As of December 2019, the Worldreader app had 12.7 million readers worldwide, largely due to its partnership with Opera Software,[8] which promotes the mobile app on the Opera Mini browser in 34 African countries.[9] The app is also available on Microsoft Windows Store, in Mozilla's Firefox Marketplace and Google's Play Store.

In March of 2020, responding to the COVID-19 pandemic, the organization launched an initiative called Keep Children Reading, and added free COVID-19-specific content to its phone-based BookSmart application.[10]

Governance[edit]

Worldreader is organized as a 501c3 charitable organization in the United States, and has received a Guidestar Transparency Seal. Its U.S. Board of Directors[11] consists of: David Risher (president), Peter Spiro (chair), Charles Brighton, Chris Capossela, Elizabeth Dollar, Kate James, Elizabeth Khuri Chandler, Colin McElwee, Lisa Nitze, Kartik Raghavan, Dana Reid, and Alison Rich. In Spain, the organization operates as a registered non-profit foundation validated by the Ministry of Education with the registration number 1361.

Co-founders David Risher and Colin McElwee lead the organization from San Francisco, California and Barcelona, Spain. A mix of private social investors, corporate sponsors, and government agencies including USAID funds the organization.[12]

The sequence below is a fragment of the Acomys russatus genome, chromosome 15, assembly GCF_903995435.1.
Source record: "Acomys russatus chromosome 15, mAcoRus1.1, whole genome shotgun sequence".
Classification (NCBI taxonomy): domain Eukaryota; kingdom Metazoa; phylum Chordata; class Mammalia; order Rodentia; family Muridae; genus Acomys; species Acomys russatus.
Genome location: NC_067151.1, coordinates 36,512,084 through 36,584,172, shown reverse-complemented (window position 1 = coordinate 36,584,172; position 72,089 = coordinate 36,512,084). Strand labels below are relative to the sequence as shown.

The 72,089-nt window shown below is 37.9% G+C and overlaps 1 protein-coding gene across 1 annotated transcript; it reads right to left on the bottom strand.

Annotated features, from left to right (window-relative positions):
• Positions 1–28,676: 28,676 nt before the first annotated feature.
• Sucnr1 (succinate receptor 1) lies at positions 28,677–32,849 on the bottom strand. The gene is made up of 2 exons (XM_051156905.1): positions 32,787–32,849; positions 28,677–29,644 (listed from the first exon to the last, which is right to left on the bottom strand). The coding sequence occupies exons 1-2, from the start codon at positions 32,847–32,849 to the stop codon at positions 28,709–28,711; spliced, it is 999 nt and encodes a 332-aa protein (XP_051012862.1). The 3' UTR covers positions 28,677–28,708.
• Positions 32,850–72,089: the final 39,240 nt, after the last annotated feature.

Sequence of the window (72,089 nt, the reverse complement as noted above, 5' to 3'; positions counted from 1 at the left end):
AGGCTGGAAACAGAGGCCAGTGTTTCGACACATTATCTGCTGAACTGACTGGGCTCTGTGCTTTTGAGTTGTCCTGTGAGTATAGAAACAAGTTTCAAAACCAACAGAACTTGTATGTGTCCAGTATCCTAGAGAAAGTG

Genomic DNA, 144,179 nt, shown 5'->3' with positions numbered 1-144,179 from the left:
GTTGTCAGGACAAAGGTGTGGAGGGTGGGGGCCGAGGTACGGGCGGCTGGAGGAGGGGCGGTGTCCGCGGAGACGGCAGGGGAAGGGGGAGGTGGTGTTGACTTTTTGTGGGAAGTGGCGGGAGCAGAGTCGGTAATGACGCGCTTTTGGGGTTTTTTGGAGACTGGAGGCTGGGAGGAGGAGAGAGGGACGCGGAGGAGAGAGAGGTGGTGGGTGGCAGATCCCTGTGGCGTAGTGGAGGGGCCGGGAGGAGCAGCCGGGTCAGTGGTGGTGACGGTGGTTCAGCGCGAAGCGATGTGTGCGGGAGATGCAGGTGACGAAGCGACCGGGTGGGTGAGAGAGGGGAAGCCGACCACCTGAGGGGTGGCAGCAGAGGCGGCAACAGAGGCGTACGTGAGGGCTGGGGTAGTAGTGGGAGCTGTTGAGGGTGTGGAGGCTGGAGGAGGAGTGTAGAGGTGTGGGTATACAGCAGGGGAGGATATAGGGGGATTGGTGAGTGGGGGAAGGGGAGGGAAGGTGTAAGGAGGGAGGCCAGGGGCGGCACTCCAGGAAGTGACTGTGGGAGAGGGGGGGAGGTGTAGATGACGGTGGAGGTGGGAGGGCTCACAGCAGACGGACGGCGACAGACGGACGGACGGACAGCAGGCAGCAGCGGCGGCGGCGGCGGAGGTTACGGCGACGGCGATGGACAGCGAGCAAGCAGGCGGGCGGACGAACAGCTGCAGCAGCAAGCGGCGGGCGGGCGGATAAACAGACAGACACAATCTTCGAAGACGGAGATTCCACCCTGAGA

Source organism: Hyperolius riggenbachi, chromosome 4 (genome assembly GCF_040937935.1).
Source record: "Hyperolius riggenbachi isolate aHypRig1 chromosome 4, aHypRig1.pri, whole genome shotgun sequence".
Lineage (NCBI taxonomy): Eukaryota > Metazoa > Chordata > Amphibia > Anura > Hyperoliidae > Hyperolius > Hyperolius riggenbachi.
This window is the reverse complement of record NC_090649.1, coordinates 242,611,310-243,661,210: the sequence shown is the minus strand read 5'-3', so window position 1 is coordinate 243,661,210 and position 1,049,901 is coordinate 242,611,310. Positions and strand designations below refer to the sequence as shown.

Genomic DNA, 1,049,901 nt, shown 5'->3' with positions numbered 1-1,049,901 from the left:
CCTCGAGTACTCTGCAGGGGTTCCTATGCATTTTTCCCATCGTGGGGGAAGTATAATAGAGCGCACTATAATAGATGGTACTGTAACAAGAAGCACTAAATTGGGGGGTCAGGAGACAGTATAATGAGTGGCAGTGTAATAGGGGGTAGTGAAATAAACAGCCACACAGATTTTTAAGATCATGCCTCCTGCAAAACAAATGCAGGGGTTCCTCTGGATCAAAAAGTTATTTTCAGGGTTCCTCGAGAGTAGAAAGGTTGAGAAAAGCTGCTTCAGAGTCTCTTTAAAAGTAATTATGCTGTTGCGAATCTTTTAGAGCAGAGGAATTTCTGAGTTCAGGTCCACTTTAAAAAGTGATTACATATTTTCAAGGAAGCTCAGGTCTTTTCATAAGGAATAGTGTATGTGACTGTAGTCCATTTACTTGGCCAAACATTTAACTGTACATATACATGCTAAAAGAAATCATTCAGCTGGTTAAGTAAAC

Studies[edit]

The organization conducts monitoring and evaluation for impact assessment, develops reading focused out-of-classroom activities and teacher workshops by working with communities and partner organizations. Its research shows that students in the e-reader programs improved 94% in mother tongue oral reading fluency after 5 months, and girls in the e-reader programs improved twice as fast in oral reading fluency as girls in neighboring schools, closing an existing gender gap.[13] The Worldreader iREAD 2 project was funded by an All Children Reading grant from USAID, World Vision and AusAid, aimed to improve early grade reading skills for students in Ghana. The project's final report,[14] in November 2014, showed significant improvements in oral reading fluency, reading comprehension gains, significant impact among low-performing students and development of positive reading habits. Worldreader has shown that reading from the Worldreader Open Library is particularly popular with women, who spend on average 207 minutes reading per month, compared to 32 minutes for men.[15]